Proponents of federal orders to reduce or eliminate suspensions are waving this study around as confirmation that federal intervention is necessary to stop the flow of suspended minority students into prisons later in their lives.
Before jumping on this bandwagon, people should more closely scrutinize what this study actually examines and how it claims that its results are causal.
Importantly, this research does not look at how changing school discipline policies affects students. Instead, it looks at how students are affected by being in a school with more suspensions versus one with fewer.
Schools with identical school discipline policies could vary substantially in the rate of suspensions based on how the school is run and whether there’s a concentration of students inclined toward behavior problems in it.
That is, a poorly run school may be unable to maintain classroom order without having to suspend a lot of students, while a well-run school could have the same discipline policies, but relatively few suspensions.
The researchers mischaracterize their work as answering whether there is “a causal link between experiencing strict school discipline as a student and being arrested or incarcerated as an adult.”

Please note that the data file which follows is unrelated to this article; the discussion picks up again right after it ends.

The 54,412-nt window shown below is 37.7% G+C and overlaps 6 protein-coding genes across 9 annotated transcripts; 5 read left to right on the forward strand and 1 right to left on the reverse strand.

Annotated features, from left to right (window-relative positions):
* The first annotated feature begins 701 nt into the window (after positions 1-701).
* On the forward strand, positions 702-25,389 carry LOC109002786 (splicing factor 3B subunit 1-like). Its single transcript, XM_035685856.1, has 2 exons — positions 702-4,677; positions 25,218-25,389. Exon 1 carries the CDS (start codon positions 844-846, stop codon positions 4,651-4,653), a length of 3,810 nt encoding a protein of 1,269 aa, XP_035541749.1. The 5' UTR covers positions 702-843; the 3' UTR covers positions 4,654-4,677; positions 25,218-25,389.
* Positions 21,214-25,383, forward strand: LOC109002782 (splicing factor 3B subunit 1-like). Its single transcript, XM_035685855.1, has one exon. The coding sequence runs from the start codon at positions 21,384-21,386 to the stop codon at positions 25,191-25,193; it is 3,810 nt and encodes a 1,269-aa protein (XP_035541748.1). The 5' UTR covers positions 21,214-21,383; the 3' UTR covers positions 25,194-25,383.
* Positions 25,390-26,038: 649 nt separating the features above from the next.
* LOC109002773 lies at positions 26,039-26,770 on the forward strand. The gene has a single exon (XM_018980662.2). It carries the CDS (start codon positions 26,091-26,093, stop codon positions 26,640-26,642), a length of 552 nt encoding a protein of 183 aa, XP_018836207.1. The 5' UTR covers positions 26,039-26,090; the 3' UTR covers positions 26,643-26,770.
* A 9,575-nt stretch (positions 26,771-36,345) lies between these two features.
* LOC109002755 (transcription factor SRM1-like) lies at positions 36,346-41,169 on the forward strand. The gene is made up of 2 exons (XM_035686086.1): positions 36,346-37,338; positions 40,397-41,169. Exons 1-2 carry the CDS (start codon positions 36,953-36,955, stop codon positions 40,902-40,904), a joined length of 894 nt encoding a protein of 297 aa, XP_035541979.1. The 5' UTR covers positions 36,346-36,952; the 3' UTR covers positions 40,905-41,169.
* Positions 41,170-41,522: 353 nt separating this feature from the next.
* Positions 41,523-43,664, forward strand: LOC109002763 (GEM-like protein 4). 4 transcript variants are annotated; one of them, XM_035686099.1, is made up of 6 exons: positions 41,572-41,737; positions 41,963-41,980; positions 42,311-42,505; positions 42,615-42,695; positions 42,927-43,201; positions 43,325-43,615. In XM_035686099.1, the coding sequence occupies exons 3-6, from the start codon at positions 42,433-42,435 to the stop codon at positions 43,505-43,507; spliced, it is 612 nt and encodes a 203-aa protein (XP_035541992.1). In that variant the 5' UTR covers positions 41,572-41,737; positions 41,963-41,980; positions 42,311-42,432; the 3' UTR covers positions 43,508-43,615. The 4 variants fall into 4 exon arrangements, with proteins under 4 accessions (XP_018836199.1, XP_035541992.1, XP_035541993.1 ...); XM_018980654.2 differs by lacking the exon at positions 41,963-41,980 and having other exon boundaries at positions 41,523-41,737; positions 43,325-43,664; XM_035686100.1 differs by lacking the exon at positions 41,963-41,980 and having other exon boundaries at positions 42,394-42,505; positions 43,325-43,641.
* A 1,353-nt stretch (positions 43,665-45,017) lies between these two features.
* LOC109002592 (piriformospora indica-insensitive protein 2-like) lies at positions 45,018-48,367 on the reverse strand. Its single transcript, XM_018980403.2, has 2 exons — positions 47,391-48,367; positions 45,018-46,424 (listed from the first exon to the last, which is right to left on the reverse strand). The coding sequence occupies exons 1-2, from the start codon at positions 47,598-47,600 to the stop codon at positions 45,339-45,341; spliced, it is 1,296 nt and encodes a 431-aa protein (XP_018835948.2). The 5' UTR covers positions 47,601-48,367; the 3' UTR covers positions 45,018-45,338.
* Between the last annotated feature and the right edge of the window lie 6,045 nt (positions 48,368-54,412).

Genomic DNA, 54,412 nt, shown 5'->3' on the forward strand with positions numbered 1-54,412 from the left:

That’s inaccurate because schools of equal “strictness” could produce very different rates of suspensions, depending on how well-run they are and how many students with behavior problems they have.
Another way to describe what they’re examining is whether there’s a causal link between going to a poorly managed school with a lot of behavioral problems and later-in-life incarceration.
If the answer were yes, it would not mean we would want to have the feds crack down on suspensions. It could mean that we need to improve school management quality and strengthen families and communities so that students are less likely to come to school with behavioral difficulties.